Parametric derivative

In calculus, a parametric derivative is a derivative of a dependent variable y with respect to an independent variable x that is taken when both variables depend on an independent third variable t, usually thought of as "time" (that is, when x and y are given by parametric equations in t ).

First derivative

Let and be the coordinates of the points of the curve expressed as functions of a variable t:

The first derivative implied by these parametric equations is

where the notation denotes the derivative of x with respect to t, for example. This can be derived using the chain rule for derivatives:

and dividing both sides by to give the equation above.

In general all of these derivatives — dy / dt, dx / dt, and dy / dx — are themselves functions of t and so can be written more explicitly as, for example,

Second derivative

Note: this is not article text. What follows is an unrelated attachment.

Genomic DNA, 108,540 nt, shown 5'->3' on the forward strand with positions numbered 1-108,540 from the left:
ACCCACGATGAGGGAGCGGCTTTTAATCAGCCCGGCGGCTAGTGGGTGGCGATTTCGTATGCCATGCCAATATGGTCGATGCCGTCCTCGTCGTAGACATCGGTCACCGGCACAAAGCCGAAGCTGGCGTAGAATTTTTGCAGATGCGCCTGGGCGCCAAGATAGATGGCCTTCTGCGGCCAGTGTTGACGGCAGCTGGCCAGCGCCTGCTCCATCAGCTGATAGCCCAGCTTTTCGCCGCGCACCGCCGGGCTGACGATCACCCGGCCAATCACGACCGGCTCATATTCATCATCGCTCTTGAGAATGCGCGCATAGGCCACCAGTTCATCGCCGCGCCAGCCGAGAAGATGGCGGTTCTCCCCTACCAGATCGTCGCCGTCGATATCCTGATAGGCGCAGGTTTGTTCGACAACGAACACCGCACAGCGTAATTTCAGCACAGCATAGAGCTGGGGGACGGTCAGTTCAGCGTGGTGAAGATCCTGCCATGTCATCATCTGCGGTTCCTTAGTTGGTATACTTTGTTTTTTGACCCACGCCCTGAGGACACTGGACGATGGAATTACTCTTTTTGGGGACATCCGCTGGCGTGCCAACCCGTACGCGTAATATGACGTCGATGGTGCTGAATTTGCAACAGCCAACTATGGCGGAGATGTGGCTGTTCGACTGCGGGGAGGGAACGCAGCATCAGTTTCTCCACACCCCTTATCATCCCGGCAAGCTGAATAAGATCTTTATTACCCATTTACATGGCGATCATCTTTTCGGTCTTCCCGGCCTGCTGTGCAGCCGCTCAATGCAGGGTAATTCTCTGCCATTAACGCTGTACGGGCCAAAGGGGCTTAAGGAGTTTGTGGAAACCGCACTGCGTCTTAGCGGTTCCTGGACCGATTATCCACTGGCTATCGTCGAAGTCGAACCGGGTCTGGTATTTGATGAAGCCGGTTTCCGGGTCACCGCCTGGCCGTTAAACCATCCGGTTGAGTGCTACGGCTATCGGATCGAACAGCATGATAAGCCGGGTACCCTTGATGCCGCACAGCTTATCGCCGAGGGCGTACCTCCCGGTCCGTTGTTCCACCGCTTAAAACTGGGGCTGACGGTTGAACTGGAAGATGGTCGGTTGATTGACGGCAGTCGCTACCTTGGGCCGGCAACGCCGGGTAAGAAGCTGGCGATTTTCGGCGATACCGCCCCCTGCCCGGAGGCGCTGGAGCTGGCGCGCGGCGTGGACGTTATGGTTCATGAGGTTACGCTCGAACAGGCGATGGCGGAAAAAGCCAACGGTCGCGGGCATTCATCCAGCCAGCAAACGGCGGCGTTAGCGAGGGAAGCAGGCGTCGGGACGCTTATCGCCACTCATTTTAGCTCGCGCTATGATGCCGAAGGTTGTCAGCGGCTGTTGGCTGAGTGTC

The second derivative implied by a parametric equation is given by

by making use of the quotient rule for derivatives. The latter result is useful in the computation of curvature.


For example, consider the set of functions where:


Differentiating both functions with respect to t leads to


respectively. Substituting these into the formula for the parametric derivative, we obtain

where and are understood to be functions of t.

See also

  • Derivative for parametric form at
  • Harris, John W. & Stöcker, Horst (1998). "12.2.12 Differentiation of functions in parametric representation". Handbook of Mathematics and Computational Science. Springer Science & Business Media. pp. 495–497. ISBN 0387947469.
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